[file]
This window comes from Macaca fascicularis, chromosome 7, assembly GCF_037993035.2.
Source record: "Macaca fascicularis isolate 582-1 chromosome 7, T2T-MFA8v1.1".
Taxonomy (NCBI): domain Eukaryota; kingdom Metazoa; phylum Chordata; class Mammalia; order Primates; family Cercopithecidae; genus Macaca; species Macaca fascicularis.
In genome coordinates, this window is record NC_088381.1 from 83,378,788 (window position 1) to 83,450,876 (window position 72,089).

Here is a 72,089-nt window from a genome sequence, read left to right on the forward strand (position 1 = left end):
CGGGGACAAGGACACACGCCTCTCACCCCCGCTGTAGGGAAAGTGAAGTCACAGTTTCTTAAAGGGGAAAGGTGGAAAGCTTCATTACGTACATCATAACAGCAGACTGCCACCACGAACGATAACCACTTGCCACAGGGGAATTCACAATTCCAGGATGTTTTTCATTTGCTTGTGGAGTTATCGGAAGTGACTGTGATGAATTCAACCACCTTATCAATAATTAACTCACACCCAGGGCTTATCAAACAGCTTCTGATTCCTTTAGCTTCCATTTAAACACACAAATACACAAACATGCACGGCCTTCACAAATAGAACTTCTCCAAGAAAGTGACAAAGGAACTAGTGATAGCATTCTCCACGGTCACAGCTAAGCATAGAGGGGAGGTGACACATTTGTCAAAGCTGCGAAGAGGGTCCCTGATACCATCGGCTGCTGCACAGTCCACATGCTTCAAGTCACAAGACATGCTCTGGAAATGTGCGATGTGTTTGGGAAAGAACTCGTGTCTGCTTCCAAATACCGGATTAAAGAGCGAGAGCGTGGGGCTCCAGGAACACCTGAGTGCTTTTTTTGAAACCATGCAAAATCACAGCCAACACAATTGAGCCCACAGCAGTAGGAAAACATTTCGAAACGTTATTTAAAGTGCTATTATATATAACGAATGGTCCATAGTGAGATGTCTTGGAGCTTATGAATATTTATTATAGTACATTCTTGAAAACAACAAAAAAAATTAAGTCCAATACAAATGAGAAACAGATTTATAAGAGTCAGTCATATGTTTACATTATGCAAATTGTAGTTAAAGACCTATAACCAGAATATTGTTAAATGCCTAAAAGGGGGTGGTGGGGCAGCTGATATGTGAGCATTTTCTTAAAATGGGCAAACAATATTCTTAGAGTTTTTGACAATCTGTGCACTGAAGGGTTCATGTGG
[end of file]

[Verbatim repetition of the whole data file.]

This window comes from Macaca fascicularis, chromosome 7, assembly GCF_037993035.2.
Source record: "Macaca fascicularis isolate 582-1 chromosome 7, T2T-MFA8v1.1".
Taxonomy (NCBI): domain Eukaryota; kingdom Metazoa; phylum Chordata; class Mammalia; order Primates; family Cercopithecidae; genus Macaca; species Macaca fascicularis.
In genome coordinates, this window is record NC_088381.1 from 83,378,788 (window position 1) to 83,450,876 (window position 72,089).

Here is a 72,089-nt window from a genome sequence, read left to right on the forward strand (position 1 = left end):
CGGGGACAAGGACACACGCCTCTCACCCCCGCTGTAGGGAAAGTGAAGTCACAGTTTCTTAAAGGGGAAAGGTGGAAAGCTTCATTACGTACATCATAACAGCAGACTGCCACCACGAACGATAACCACTTGCCACAGGGGAATTCACAATTCCAGGATGTTTTTCATTTGCTTGTGGAGTTATCGGAAGTGACTGTGATGAATTCAACCACCTTATCAATAATTAACTCACACCCAGGGCTTATCAAACAGCTTCTGATTCCTTTAGCTTCCATTTAAACACACAAATACACAAACATGCACGGCCTTCACAAATAGAACTTCTCCAAGAAAGTGACAAAGGAACTAGTGATAGCATTCTCCACGGTCACAGCTAAGCATAGAGGGGAGGTGACACATTTGTCAAAGCTGCGAAGAGGGTCCCTGATACCATCGGCTGCTGCACAGTCCACATGCTTCAAGTCACAAGACATGCTCTGGAAATGTGCGATGTGTTTGGGAAAGAACTCGTGTCTGCTTCCAAATACCGGATTAAAGAGCGAGAGCGTGGGGCTCCAGGAACACCTGAGTGCTTTTTTTGAAACCATGCAAAATCACAGCCAACACAATTGAGCCCACAGCAGTAGGAAAACATTTCGAAACGTTATTTAAAGTGCTATTATATATAACGAATGGTCCATAGTGAGATGTCTTGGAGCTTATGAATATTTATTATAGTACATTCTTGAAAACAACAAAAAAAATTAAGTCCAATACAAATGAGAAACAGATTTATAAGAGTCAGTCATATGTTTACATTATGCAAATTGTAGTTAAAGACCTATAACCAGAATATTGTTAAATGCCTAAAAGGGGGTGGTGGGGCAGCTGATATGTGAGCATTTTCTTAAAATGGGCAAACAATATTCTTAGAGTTTTTGACAATCTGTGCACTGAAGGGTTCATGTGG